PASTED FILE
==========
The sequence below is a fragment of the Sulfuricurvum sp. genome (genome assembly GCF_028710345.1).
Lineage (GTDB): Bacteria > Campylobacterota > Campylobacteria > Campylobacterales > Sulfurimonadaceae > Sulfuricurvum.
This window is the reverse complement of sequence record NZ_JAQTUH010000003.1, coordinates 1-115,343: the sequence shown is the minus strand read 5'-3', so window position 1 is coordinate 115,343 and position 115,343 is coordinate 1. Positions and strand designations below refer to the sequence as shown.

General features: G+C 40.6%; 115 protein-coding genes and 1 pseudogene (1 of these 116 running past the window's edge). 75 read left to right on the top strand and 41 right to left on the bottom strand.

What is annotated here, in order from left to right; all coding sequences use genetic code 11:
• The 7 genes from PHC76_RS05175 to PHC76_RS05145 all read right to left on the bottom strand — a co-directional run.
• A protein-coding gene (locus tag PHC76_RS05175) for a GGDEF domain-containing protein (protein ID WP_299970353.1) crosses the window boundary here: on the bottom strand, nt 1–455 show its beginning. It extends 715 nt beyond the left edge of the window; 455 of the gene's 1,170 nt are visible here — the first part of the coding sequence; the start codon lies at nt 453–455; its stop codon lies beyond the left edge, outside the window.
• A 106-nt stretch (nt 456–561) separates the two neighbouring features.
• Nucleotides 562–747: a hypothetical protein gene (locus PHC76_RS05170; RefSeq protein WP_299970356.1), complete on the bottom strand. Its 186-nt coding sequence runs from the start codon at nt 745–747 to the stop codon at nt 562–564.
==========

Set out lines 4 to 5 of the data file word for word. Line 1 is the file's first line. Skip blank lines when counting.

General features: G+C 40.6%; 115 protein-coding genes and 1 pseudogene (1 of these 116 running past the window's edge). 75 read left to right on the top strand and 41 right to left on the bottom strand.

What is annotated here, in order from left to right; all coding sequences use genetic code 11: